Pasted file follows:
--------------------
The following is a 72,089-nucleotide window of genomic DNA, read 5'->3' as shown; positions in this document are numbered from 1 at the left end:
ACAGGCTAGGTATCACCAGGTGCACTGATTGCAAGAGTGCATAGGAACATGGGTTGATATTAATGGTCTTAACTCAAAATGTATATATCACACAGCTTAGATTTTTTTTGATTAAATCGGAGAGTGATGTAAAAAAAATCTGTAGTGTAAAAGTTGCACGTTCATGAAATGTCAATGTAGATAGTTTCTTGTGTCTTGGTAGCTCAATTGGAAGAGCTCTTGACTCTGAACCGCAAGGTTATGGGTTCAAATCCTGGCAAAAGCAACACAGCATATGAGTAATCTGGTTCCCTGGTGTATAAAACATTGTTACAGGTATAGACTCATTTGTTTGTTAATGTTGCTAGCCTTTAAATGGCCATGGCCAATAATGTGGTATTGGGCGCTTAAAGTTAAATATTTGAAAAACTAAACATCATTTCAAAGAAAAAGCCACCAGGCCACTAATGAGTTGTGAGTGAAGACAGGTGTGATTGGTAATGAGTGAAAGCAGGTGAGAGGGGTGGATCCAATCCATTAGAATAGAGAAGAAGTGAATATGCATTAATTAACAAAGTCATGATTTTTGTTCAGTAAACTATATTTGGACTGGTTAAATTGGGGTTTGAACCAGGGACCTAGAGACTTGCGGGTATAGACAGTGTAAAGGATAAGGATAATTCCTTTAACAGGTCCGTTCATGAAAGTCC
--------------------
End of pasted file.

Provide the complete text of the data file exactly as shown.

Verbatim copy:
The following is a 72,089-nucleotide window of genomic DNA, read 5'->3' as shown; positions in this document are numbered from 1 at the left end:
ACAGGCTAGGTATCACCAGGTGCACTGATTGCAAGAGTGCATAGGAACATGGGTTGATATTAATGGTCTTAACTCAAAATGTATATATCACACAGCTTAGATTTTTTTTGATTAAATCGGAGAGTGATGTAAAAAAAATCTGTAGTGTAAAAGTTGCACGTTCATGAAATGTCAATGTAGATAGTTTCTTGTGTCTTGGTAGCTCAATTGGAAGAGCTCTTGACTCTGAACCGCAAGGTTATGGGTTCAAATCCTGGCAAAAGCAACACAGCATATGAGTAATCTGGTTCCCTGGTGTATAAAACATTGTTACAGGTATAGACTCATTTGTTTGTTAATGTTGCTAGCCTTTAAATGGCCATGGCCAATAATGTGGTATTGGGCGCTTAAAGTTAAATATTTGAAAAACTAAACATCATTTCAAAGAAAAAGCCACCAGGCCACTAATGAGTTGTGAGTGAAGACAGGTGTGATTGGTAATGAGTGAAAGCAGGTGAGAGGGGTGGATCCAATCCATTAGAATAGAGAAGAAGTGAATATGCATTAATTAACAAAGTCATGATTTTTGTTCAGTAAACTATATTTGGACTGGTTAAATTGGGGTTTGAACCAGGGACCTAGAGACTTGCGGGTATAGACAGTGTAAAGGATAAGGATAATTCCTTTAACAGGTCCGTTCATGAAAGTCC